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Weekly Discussion: Craft, Materials, and the Environment (oh my!)

Discussion in 'General Guiding' started by badgemad4, Nov 13, 2017.

  1. badgemad4

    badgemad4 Veteran (100+ posts)

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    Myself and the other leaders in our unit are not especially crafty, but the girls enjoy it and haven’t done craft in a while. So the other day sat down to think of some ideas to balance out the term.

    We looked back on the craft we did when we were Brownie age (early 00s), and some of them we realised wouldn’t be possible now due to availability of material. Because of the abundance of free CDs for things like AOL (I remember my mum as a leader being handed handfuls by other parents at drop off time as they thought it might be useful), lots of our activities used them. Similarly plastic bags used to feature in lots of craft, and although it’s falling back I still see a few things that require several bags per girl. We also wanted to avoid something that had no use and is bulky as an ornament.

    We ended up deciding on some recycling based craft as lots of suggestions we found online would have lots of wastage.

    Are there any types of craft you think should be discouraged? Particularly for eviromental reasons.

    Are there any craft trends that have been forgotten but were once very popular?
     
    Last edited: Nov 13, 2017
  2. badgemad4

    badgemad4 Veteran (100+ posts)

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    I asked Mum about her youth and she said in the 70s Pom poms were very popular, like how loombands were about three years ago.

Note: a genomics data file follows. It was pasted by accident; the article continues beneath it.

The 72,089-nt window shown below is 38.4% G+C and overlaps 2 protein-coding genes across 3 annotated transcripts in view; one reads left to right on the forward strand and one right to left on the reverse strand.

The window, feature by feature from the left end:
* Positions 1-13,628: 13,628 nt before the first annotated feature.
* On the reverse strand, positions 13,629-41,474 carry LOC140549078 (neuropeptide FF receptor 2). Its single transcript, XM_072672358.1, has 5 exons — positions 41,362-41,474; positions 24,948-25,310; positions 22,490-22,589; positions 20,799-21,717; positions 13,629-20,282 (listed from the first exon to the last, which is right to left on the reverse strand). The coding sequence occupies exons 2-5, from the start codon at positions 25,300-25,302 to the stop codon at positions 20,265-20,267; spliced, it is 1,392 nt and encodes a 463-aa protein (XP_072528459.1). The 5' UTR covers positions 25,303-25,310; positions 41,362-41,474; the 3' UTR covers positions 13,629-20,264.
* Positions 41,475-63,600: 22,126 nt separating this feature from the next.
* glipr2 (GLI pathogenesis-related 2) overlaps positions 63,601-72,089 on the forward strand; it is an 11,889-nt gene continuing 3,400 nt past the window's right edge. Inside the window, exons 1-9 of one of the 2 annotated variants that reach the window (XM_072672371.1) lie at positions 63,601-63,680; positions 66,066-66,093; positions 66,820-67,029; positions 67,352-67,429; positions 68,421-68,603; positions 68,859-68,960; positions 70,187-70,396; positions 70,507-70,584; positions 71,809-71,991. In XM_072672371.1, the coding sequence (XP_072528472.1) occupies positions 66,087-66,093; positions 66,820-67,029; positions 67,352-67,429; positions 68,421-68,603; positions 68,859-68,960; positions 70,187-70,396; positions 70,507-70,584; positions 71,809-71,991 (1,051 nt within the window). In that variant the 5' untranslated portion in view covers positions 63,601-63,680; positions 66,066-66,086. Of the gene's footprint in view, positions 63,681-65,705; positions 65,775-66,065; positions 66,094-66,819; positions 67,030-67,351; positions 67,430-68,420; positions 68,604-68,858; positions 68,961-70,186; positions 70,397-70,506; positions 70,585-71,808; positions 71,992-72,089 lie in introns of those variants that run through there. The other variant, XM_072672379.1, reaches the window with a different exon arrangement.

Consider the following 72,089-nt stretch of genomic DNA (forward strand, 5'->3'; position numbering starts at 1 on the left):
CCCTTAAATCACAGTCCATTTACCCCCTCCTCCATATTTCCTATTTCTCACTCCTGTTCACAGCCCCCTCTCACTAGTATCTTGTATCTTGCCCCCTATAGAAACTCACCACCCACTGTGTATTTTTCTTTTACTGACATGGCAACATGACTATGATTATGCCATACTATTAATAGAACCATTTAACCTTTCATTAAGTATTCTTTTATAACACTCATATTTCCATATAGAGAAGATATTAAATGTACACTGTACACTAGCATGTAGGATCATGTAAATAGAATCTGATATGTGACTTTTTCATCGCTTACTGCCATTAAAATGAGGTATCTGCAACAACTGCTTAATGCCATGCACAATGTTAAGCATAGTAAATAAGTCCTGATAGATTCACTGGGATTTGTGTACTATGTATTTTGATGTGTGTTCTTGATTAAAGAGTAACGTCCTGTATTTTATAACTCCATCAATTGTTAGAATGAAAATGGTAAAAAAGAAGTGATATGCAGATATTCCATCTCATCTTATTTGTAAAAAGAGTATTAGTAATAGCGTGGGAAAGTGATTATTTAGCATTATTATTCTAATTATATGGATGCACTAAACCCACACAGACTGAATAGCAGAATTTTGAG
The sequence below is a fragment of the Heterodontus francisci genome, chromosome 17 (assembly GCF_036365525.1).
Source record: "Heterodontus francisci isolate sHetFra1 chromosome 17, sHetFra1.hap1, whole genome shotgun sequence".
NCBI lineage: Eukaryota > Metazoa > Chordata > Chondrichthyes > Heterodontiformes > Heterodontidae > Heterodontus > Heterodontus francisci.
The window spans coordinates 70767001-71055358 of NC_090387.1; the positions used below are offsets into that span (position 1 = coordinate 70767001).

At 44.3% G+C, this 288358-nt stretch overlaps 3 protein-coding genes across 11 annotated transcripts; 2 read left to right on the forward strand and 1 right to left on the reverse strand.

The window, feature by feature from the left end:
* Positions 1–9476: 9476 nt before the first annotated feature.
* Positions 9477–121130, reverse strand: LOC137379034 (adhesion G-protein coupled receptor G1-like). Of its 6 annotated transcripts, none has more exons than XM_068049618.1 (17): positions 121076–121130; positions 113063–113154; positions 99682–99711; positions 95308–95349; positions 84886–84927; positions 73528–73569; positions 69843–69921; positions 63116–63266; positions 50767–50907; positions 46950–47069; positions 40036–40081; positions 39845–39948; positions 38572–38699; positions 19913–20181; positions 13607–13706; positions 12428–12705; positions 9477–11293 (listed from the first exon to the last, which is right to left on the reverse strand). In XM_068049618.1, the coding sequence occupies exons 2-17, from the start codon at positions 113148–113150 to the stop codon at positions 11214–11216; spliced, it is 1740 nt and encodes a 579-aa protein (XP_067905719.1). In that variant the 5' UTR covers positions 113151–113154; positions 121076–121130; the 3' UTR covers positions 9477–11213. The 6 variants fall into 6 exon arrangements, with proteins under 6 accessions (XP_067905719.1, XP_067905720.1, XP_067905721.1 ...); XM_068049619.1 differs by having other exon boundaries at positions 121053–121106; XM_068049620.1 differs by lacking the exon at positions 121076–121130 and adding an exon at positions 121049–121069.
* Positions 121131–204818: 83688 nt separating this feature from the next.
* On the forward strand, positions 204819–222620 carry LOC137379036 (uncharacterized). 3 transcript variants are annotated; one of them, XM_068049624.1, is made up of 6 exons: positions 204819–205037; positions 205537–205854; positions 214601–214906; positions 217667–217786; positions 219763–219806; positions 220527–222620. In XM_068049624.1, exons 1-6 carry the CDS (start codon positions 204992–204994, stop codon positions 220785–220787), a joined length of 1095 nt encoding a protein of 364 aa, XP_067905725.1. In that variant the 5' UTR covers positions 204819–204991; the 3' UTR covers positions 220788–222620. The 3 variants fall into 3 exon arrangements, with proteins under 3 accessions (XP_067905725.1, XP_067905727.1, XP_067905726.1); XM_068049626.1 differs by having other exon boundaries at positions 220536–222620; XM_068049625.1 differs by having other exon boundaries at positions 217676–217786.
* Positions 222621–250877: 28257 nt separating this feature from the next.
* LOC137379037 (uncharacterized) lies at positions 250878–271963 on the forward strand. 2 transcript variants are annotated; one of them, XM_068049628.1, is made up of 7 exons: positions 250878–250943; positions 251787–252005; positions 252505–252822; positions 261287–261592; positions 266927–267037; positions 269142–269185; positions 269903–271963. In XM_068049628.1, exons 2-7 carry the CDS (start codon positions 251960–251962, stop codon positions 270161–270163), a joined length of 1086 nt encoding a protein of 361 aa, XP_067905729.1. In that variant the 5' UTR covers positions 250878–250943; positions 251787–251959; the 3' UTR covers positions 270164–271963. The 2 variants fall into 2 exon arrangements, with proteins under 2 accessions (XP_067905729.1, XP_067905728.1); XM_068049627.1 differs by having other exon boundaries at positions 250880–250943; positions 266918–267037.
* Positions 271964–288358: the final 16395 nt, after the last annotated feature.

3. Quack

    Quack Veteran (100+ posts) Staff Member Moderator GuiderPlus

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    Personally I have an issue with the book folding craft...it's something to do with the desecration of books. I was taught as a child to look after books, you don't write in them etc so to see them used as 'disposable' craft materials seems wrong to me. That said I know they are cheap novels generally (ensuring the content is suitable for young eyes) and may have been destined for recycling... it just goes against the grain...

    We used to do lots of pom poms and french knitting as Brownies, spare wool always seemed to be available...
     
  4. Tez10

    Tez10 Ninja

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  5. Trinny

    Trinny Veteran (100+ posts)

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    I would like to see glitter and single use plastic crafts forgotten about!
    Glitter is just small pieces of plastic, and often get washed into rivers and oceans. But, being plastic, they don't break down for hundreds of years! Same with single use plastics - cellophane, plastic cups, straws, plastic cutlery. Unless they have already been used, you shouldn't use them solely for a craft. It's terrible for the planet and particularly the oceans, and it's so hypocritical to tell girls to look after the environment when we are encouraging them to do crafts with materials that will still be on this earth in 200 years' time.